On tour, the ‘Kings of the Mic’ defy their ages

CorrespondentJune 17, 2013 

At one point in De La Soul’s excellent opening set at Sunday night’s “Kings of the Mic” show, 44-year-old rapper David “Dave” Jolicoeur polled the audience about their ages, ending with a query about how many fans were “his favorite people,” those 35 and older.

That question, not surprisingly, got the loudest cheers. It wasn’t even close to being a contest.

The demographic may have skewed boomer, but the audience at Durham Performing Arts Center partied like they did when it was 1980-whatever. With four age-defying giants of old-school hip-hop (De La Soul, Public Enemy, Ice Cube and headliner LL Cool J) on the bill, what else could they do?

The long, fun-filled night started at 6 p.m. with local hip-hop legend 9th Wonder (producer, DJ and former member of Little Brother) getting the party started in the lobby.

A little past 7, the action moved into the theater, as DJ Chuck Chillout warmed up the packed house for De La Soul, one of two acts on the “Kings” tour (the other is Public Enemy) whose entire recorded output is worth owning, pretty much without exception.

There seemed to be plenty of old-school hip-hop heads familiar with De La Soul’s work, going back to the 1989 debut masterpiece “3 Feet High and Rising,” but group member Dave wasn’t about to pander to the audience with words of praise and appreciation for nothing.

After halting the opening number, he informed the fans that “we are not on display. This is not a zoo.”

In other words, stand up, everybody. They did.

Seconds later, Dave stopped the show again, to admonish the security guys up front to stand up and party with everyone else. Presumably, they complied, because the show went on beautifully.

Dave’s fellow MC Kelvin “Posdnuos” Mercer looked and sounded like he hadn’t aged a year since the early ’90s. He kept the party rocking from stage left, as the group did superb versions of De La classics including “Grind Date,” “Potholes in My Lawn,” and of course, the irresistibly funky “Me Myself and I.” Third member Vincent “Maseo” Mason spent most of his time bopping behind turntables and a laptop, occasionally coming out to clown a little with Dave.

As great as they were, Public Enemy was even better. Chuck D and Flavor Flavor Flav were as strong-voiced and athletic as men less than half their age.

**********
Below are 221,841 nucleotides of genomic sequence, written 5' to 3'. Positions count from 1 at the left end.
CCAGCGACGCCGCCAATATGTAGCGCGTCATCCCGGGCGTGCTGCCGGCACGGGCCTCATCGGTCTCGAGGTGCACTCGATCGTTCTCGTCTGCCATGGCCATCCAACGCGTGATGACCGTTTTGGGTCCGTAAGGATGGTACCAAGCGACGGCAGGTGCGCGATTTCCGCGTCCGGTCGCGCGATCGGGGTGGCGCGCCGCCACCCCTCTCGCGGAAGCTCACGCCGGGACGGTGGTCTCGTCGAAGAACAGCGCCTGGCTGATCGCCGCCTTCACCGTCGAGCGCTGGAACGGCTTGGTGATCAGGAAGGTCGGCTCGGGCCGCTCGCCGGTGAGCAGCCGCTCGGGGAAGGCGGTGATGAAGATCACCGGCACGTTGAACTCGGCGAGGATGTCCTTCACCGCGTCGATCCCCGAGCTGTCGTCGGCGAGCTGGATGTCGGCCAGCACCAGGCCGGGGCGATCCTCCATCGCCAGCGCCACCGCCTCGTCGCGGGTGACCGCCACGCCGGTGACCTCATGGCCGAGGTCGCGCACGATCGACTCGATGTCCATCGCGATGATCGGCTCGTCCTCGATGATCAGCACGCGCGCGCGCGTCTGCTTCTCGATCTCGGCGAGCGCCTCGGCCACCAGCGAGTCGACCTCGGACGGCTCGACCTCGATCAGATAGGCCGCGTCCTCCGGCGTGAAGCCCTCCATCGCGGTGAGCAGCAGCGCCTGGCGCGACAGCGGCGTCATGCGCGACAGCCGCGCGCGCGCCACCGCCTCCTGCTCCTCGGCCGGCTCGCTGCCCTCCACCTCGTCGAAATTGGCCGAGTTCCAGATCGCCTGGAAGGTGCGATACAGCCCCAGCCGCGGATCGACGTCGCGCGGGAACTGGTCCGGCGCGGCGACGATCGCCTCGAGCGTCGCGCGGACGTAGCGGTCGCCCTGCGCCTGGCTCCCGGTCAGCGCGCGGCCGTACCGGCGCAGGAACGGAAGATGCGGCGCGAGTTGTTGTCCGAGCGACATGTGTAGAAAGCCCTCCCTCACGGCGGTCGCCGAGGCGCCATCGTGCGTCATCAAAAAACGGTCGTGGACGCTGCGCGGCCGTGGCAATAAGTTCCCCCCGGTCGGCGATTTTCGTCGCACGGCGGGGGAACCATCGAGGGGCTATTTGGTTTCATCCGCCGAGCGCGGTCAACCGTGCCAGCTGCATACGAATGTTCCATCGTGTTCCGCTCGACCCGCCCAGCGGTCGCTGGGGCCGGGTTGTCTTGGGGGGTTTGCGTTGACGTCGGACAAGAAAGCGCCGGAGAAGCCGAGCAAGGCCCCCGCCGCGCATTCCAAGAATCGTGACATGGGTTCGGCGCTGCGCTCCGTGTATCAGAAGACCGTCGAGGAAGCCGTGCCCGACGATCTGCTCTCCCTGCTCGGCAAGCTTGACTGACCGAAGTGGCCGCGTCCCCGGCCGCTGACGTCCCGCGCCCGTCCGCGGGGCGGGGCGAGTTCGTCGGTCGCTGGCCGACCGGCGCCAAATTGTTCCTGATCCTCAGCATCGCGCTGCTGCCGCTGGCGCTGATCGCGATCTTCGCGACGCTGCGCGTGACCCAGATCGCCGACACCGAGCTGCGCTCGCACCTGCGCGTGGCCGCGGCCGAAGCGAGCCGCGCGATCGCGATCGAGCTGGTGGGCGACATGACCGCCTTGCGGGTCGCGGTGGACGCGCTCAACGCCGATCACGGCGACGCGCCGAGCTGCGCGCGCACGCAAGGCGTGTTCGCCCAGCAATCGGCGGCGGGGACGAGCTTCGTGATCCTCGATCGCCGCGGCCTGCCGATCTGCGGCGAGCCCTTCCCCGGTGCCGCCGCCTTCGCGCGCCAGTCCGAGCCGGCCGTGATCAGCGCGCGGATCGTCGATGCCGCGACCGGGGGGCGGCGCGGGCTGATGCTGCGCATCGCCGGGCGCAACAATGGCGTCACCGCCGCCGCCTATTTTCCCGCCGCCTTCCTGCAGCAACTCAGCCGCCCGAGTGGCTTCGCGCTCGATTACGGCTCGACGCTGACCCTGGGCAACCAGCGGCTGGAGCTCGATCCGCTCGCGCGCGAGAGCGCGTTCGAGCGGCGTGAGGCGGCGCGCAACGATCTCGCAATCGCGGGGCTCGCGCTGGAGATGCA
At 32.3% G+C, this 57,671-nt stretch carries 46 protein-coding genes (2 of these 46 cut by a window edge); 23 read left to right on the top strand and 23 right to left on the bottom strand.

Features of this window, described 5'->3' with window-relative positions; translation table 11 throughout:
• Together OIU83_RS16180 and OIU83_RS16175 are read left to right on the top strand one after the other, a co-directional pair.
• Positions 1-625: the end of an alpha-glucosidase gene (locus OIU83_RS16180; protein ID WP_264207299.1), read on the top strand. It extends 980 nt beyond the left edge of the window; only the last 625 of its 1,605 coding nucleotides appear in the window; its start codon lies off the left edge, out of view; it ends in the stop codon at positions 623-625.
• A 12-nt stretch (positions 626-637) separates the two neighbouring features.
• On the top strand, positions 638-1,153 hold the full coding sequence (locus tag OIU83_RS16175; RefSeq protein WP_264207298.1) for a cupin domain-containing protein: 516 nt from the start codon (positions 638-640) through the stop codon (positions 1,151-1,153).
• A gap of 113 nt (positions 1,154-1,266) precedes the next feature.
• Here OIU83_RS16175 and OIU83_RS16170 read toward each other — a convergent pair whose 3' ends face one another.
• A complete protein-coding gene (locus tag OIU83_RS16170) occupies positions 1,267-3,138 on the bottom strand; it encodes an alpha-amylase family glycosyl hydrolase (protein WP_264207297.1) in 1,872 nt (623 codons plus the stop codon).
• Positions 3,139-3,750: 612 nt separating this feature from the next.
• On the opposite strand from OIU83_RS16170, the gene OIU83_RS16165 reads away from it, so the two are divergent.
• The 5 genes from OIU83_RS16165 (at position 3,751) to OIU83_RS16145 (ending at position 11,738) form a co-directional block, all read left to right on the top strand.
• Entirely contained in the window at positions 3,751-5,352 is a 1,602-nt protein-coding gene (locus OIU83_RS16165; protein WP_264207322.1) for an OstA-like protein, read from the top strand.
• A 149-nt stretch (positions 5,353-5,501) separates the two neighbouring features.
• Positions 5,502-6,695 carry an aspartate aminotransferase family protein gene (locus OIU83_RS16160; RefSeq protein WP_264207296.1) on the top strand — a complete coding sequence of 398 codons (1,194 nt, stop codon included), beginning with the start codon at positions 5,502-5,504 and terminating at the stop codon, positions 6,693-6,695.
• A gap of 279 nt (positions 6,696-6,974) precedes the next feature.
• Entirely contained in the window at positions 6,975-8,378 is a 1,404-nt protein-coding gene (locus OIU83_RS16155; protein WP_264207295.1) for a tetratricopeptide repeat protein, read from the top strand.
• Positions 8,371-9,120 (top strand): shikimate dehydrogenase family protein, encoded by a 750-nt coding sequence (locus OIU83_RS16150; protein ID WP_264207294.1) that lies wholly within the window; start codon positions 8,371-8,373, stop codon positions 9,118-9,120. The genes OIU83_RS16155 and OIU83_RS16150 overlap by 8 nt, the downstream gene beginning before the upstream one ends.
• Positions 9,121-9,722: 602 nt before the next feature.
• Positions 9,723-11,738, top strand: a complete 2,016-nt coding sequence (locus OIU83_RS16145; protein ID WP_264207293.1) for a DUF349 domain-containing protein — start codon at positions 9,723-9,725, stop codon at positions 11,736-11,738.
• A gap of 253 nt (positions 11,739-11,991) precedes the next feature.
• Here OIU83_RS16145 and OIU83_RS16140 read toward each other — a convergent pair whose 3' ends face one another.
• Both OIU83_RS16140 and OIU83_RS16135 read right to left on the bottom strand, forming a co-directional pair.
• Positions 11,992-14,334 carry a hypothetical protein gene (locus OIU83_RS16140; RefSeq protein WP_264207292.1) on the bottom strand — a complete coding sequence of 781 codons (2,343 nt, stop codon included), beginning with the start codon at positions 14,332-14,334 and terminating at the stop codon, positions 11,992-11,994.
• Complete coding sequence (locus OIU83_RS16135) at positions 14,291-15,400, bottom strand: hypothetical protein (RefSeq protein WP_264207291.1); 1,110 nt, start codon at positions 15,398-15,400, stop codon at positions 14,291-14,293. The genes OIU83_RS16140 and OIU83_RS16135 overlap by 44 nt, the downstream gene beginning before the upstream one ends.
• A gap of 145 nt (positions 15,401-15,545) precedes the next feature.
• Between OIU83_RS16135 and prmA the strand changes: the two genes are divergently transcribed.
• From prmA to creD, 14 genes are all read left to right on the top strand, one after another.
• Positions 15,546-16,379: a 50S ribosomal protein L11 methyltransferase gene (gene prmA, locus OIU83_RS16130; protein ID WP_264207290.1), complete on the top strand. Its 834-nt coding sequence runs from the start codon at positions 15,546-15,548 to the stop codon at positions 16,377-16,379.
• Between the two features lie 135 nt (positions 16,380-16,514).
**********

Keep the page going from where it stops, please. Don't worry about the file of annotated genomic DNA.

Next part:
Flav, in particular, was amazing, as he leapt about the stage with the agility and ease of Spider-Man. The greatest hype man of all time was definitely the beloved star of the show. And for good measure, he even played a little bass and drums – very impressively.

Public Enemy was hard to top, and no one did, which is not to say there wasn’t reason to stick around.

Ice Cube’s gangsta act seems mighty over-rehearsed these days, but when he dipped into the NWA songbook and pulled out some early solo hits on the order of “It Was a Good Day,” the crowd fell into his bone-shaking bass groove.

LL Cool J totally embarrassed himself recently with that awful country collaboration with Brad Paisley. So it was easy to bring low expectations to his set.

But watching him charm the bejeezus out of every heterosexual female in the room, as well as tearing into old hits such as “Going Down to Cali” and “I Can’t Live Without My Radio” with the energy and skills of his once-teenage self, the audience was reminded that he’s on this tour for reasons other than television fame.

“I got all kinds of records,” he joked to one fan yelling out requests. “Y’all just forgot.”

The important part is, LL remembered.

News & Observer is pleased to provide this opportunity to share information, experiences and observations about what's in the news. Some of the comments may be reprinted elsewhere in the site or in the newspaper. We encourage lively, open debate on the issues of the day, and ask that you refrain from profanity, hate speech, personal comments and remarks that are off point. Thank you for taking the time to offer your thoughts.

Commenting FAQs | Terms of Service